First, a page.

Sterile Compounding Training Course
Madison School of Healthcare's online Sterile Compounding training course will help you learn the vital information you need to safely and accurately prepare compounded sterile products within an institutional setting. Course includes the most up-to-date information on USP and FDA regulations, compounding supplies, common calculations and abbreviations, quality control measures, and safety guidelines. You’ll also learn about the proper procedures for aseptic technique, including personal garbing, gloving, and cleanliness procedures.
Our flexible and self-paced Sterile Compounding training is one of the most affordable and convenient programs available on pharmaceutical compounding and aseptic technique. You can learn when it's convenient for you – you can balance your coursework with your work schedule and family obligations. And with Madison, you have academic support available to you throughout your program via phone, email or online. Graduate in as few as 3 months.
Lesson Group 1: Orientation: Ashworth College Career Certificate ProgramLearning at Ashworth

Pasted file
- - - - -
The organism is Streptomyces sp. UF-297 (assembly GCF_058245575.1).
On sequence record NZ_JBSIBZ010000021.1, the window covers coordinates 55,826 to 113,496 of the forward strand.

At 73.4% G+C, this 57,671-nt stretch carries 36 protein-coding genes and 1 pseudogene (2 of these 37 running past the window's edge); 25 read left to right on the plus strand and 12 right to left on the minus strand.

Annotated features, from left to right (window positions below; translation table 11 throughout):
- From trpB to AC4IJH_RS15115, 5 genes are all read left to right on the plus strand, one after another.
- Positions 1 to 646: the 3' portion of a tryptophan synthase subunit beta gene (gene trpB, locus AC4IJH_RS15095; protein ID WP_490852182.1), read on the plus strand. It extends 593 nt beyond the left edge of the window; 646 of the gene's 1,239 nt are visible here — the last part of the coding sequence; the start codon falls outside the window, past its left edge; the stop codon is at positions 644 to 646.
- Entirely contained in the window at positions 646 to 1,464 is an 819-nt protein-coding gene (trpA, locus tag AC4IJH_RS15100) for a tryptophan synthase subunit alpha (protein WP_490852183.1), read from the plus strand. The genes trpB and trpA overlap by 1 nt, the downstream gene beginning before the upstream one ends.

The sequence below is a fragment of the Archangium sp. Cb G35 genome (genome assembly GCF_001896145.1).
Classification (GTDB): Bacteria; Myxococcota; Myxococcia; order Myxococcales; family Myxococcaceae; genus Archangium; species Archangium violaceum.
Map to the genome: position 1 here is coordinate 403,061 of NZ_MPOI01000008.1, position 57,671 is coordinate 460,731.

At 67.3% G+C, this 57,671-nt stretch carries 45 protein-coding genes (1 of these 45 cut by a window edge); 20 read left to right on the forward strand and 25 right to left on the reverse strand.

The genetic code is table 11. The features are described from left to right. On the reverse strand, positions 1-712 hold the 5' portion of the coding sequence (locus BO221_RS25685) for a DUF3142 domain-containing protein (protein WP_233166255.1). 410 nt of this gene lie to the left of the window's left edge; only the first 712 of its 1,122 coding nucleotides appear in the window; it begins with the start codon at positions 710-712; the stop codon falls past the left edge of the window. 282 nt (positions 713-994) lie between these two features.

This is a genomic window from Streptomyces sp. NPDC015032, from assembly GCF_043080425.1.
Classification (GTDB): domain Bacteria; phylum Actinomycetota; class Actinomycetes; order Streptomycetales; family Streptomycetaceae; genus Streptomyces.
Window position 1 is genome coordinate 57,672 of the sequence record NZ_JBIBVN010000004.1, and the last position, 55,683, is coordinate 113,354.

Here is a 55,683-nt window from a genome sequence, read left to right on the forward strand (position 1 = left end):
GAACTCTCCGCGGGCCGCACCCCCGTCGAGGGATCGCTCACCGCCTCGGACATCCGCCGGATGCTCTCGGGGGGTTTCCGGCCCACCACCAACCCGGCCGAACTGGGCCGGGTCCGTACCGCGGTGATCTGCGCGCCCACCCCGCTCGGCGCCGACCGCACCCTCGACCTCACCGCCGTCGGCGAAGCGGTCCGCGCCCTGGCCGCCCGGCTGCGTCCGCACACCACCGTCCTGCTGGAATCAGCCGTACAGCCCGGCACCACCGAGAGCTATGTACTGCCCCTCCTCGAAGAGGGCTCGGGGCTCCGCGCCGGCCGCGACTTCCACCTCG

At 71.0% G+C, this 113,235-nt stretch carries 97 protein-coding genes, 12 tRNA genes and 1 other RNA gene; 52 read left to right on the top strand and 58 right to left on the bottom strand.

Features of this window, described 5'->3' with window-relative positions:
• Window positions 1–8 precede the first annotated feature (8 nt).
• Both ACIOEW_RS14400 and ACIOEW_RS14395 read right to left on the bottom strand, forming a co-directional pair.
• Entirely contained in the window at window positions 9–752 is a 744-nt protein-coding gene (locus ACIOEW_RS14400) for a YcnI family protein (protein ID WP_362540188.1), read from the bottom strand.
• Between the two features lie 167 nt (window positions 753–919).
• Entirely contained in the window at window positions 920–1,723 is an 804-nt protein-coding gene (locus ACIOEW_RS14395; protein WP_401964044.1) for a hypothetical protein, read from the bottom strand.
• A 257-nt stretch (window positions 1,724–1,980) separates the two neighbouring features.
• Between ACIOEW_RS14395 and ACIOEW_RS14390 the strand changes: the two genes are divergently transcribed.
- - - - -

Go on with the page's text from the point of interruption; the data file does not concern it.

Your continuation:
The goals and values of Ashworth College; time management; creating a realistic weekly and monthly study schedule; the nature and purpose of assessments; how to study effectively to prepare for and take an online examination; developing the skill sets necessary for success in the twenty-first century.
Introduction to the basic operations of allied health careers and the legal and ethical issues students may encounter while working in the many different venues available for these fields.
Lesson Group 2: Introduction to Sterile CompoundingSterile Compounding as a Pharmacy Technician
Introduction to the United States Pharmacopeia's (USP's) General Chapter Pharmaceutical Compounding—Sterile Preparations <797>; compounding in a hospital setting; certification for technicians; process validation and related checklists; sterile compounding environment and equipment.
Types and components of syringes and needles; glass bottles and plastic bags for large- and small-volume parenteral solutions; ampules and vials; administration sets and pumps; depth and screen filters; common terms and abbreviations found on medication orders; CSP labeling requirements.